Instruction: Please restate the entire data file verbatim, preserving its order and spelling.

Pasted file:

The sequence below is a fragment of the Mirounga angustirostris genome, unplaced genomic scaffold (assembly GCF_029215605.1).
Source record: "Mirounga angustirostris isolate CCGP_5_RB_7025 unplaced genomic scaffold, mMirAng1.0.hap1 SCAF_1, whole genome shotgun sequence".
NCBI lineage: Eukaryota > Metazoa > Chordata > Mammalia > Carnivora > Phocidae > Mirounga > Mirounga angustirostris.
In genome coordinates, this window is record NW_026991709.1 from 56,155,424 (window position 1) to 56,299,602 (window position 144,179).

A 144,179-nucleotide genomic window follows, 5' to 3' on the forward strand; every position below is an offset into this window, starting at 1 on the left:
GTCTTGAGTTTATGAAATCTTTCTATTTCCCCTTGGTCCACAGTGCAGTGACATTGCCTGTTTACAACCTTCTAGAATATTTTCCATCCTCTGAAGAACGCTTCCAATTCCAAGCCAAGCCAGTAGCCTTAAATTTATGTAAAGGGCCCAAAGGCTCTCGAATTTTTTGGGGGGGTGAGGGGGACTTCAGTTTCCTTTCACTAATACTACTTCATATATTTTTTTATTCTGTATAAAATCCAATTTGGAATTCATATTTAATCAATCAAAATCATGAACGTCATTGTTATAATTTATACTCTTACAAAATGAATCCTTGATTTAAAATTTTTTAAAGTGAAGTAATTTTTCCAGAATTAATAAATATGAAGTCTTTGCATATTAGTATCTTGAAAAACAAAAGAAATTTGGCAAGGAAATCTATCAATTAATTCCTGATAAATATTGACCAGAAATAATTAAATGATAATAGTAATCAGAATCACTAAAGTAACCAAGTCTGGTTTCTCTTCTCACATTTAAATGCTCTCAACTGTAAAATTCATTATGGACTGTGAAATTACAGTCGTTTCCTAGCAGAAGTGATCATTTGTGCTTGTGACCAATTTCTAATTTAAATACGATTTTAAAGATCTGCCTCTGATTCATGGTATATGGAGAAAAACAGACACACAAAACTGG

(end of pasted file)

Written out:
The sequence below is a fragment of the Mirounga angustirostris genome, unplaced genomic scaffold (assembly GCF_029215605.1).
Source record: "Mirounga angustirostris isolate CCGP_5_RB_7025 unplaced genomic scaffold, mMirAng1.0.hap1 SCAF_1, whole genome shotgun sequence".
NCBI lineage: Eukaryota > Metazoa > Chordata > Mammalia > Carnivora > Phocidae > Mirounga > Mirounga angustirostris.
In genome coordinates, this window is record NW_026991709.1 from 56,155,424 (window position 1) to 56,299,602 (window position 144,179).

A 144,179-nucleotide genomic window follows, 5' to 3' on the forward strand; every position below is an offset into this window, starting at 1 on the left:
GTCTTGAGTTTATGAAATCTTTCTATTTCCCCTTGGTCCACAGTGCAGTGACATTGCCTGTTTACAACCTTCTAGAATATTTTCCATCCTCTGAAGAACGCTTCCAATTCCAAGCCAAGCCAGTAGCCTTAAATTTATGTAAAGGGCCCAAAGGCTCTCGAATTTTTTGGGGGGGTGAGGGGGACTTCAGTTTCCTTTCACTAATACTACTTCATATATTTTTTTATTCTGTATAAAATCCAATTTGGAATTCATATTTAATCAATCAAAATCATGAACGTCATTGTTATAATTTATACTCTTACAAAATGAATCCTTGATTTAAAATTTTTTAAAGTGAAGTAATTTTTCCAGAATTAATAAATATGAAGTCTTTGCATATTAGTATCTTGAAAAACAAAAGAAATTTGGCAAGGAAATCTATCAATTAATTCCTGATAAATATTGACCAGAAATAATTAAATGATAATAGTAATCAGAATCACTAAAGTAACCAAGTCTGGTTTCTCTTCTCACATTTAAATGCTCTCAACTGTAAAATTCATTATGGACTGTGAAATTACAGTCGTTTCCTAGCAGAAGTGATCATTTGTGCTTGTGACCAATTTCTAATTTAAATACGATTTTAAAGATCTGCCTCTGATTCATGGTATATGGAGAAAAACAGACACACAAAACTGG